In recent years, we have been experiencing low interest rates and some of us may have even tuned out any of the Federal Reserve’s news and announcements. But right now, it is important to pay attention. Even if you have already heard about the coming rise in federal interest rates, you may not understand all of the terms or how this could affect you. Raising the interest rate doesn’t just affect the economy as a whole, but also your personal financial situation. It’s a good idea to get educated about what a federal interest rate hike means to you so you can adjust accordingly and ensure a safe financial future.
The Fed has been hinting since last year that the time of low interest rates could be coming to an end. This comes after years of keeping the federal funds rate, the target interest rate banks charge each other to borrow Fed funds overnight, near zero since the 2007-2009 recession in an effort to avoid an all-out depression. Generally, signs of an improving economy include a lowering unemployment and rising inflation. Unemployment numbers have been dropping and the Federal Reserve Chair Janet Yellen has said that rates will be increased by the end of this year.
It may seem silly to you that federal interest rates would be increased, but this is actually a reflection of an improving economy. A higher rate makes money more costly to borrow. This starts at the federal funds level then hits the rest of the economy from banks all the way to the average consumer. The rates are being increased to tighten the credit market after years of near-zero borrowing by major American banks during and after the Great Recession.
The ‘What Now?’
So how does all this affect you? It turns out that a federal funds rate increase can affect many facets of everyday life from paying your credit card bills to refinancing your mortgage and paying back your car loan. If you’re a saver, things are about to get better but if you’re a borrower or investor, they may get a little bit harder.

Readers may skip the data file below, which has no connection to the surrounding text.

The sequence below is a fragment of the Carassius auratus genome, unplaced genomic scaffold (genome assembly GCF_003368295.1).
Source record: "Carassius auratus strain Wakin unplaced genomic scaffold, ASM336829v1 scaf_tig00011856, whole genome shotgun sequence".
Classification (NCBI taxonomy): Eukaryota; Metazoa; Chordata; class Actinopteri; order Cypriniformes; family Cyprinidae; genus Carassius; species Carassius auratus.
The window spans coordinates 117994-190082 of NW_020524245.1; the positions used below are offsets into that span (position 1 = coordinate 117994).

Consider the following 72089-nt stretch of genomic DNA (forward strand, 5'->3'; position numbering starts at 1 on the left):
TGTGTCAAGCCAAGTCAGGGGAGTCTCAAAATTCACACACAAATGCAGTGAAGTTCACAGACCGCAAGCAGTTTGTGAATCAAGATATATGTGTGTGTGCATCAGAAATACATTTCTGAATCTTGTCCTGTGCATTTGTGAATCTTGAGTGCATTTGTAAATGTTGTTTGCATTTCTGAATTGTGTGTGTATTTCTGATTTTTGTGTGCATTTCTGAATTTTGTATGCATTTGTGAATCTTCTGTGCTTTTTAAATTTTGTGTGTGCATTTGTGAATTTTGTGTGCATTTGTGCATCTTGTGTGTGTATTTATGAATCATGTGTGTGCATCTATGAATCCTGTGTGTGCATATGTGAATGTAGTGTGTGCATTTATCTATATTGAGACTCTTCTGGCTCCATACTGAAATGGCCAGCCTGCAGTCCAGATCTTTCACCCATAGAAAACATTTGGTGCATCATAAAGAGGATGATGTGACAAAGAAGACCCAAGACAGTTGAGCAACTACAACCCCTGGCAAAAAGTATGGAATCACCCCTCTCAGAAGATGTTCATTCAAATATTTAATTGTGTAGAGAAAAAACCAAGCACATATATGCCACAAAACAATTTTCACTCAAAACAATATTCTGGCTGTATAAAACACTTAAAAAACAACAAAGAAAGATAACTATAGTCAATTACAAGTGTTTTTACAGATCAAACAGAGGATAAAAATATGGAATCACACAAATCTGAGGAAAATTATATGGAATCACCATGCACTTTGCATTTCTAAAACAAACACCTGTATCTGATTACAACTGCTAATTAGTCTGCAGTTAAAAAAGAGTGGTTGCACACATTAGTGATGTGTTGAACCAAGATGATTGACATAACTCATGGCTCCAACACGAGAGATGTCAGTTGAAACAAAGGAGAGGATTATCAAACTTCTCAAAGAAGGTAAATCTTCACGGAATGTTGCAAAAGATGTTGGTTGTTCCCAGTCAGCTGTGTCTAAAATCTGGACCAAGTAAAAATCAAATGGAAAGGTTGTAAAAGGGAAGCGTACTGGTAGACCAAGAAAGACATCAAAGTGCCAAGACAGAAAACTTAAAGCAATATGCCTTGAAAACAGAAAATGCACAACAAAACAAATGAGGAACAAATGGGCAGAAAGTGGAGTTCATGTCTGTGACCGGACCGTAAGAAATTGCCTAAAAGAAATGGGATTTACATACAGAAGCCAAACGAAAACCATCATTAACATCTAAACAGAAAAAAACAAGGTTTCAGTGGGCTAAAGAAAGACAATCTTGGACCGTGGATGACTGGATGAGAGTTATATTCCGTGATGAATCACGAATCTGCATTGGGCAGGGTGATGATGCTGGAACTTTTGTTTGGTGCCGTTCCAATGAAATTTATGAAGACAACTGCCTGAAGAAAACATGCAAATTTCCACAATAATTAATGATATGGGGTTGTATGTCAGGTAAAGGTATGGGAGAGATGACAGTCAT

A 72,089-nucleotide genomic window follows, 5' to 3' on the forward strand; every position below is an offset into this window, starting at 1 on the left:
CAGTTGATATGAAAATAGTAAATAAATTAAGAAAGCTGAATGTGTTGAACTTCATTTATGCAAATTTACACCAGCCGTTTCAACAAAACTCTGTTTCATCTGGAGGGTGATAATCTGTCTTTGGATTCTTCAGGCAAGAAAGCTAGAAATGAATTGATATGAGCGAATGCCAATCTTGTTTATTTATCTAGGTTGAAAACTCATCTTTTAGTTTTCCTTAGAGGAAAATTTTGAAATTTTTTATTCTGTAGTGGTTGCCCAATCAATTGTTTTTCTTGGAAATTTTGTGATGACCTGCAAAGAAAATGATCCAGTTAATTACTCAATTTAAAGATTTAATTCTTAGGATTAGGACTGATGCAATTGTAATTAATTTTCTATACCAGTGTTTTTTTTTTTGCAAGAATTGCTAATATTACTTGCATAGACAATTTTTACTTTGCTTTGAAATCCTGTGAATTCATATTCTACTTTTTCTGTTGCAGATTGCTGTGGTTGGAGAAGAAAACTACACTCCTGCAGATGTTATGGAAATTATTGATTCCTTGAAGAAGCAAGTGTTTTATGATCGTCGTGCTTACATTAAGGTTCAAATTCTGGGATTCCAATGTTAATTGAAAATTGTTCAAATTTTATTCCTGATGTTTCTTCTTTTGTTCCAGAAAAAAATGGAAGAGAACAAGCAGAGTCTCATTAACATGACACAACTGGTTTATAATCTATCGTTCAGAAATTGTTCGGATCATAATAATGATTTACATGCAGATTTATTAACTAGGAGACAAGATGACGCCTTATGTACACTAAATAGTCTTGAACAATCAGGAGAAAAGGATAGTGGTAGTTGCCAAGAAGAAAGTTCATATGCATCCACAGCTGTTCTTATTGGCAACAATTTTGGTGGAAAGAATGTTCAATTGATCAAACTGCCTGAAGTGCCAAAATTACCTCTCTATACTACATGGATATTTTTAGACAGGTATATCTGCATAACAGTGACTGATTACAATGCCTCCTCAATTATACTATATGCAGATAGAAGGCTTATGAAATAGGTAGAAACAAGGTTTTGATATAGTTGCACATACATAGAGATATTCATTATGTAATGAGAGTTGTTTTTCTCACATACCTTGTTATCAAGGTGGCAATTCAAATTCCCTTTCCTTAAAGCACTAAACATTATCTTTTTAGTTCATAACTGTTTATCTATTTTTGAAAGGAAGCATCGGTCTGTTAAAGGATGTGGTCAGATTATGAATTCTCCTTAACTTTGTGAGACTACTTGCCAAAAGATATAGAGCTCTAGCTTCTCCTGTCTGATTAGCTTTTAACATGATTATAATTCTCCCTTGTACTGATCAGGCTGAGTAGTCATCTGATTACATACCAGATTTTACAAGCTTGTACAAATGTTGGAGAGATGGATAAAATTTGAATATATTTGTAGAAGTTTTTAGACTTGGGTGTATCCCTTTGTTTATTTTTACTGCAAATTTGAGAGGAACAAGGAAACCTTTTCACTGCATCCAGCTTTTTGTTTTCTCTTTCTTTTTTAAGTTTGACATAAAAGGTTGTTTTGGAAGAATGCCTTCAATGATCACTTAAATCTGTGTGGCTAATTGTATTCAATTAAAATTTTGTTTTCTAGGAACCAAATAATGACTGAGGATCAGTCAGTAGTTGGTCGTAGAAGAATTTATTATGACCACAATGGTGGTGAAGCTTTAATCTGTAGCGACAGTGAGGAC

Higher interest means your savings account can earn more, but you will have to pay your lender more for any loan you want to take out and probably for charges on your credit card (unless you pay the full balance each month). It also means you will likely receive a higher return on your bonds and that the American job market is improving.
If (and it’s really more a matter of “when” now) interest rates rise, your credit score becomes even more important to maximizing your borrowing power. Improving your credit score can actually help combat rising interest rates, since you can qualify for lower rates with a better score to counteract the interest increase. You can check your credit scores for free on Credit.com to see where you stand.
The important takeaway is that the average American is affected when the Federal Reserve adjusts interest rates and it’s a good idea to pay attention to when it’s happening and why. Consider how the 2015 hike will affect your personal finances. (You might want to go ahead and take out a mortgage before rates rise, or you may decide to choose a short term for a CD so that you can lock into a longer term when rates are higher.) The more you know, the better you can budget and protect your financial interests for years to come.
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This article originally appeared on Credit.com.
This article by AJ Smith was distributed by the Personal Finance Syndication Network.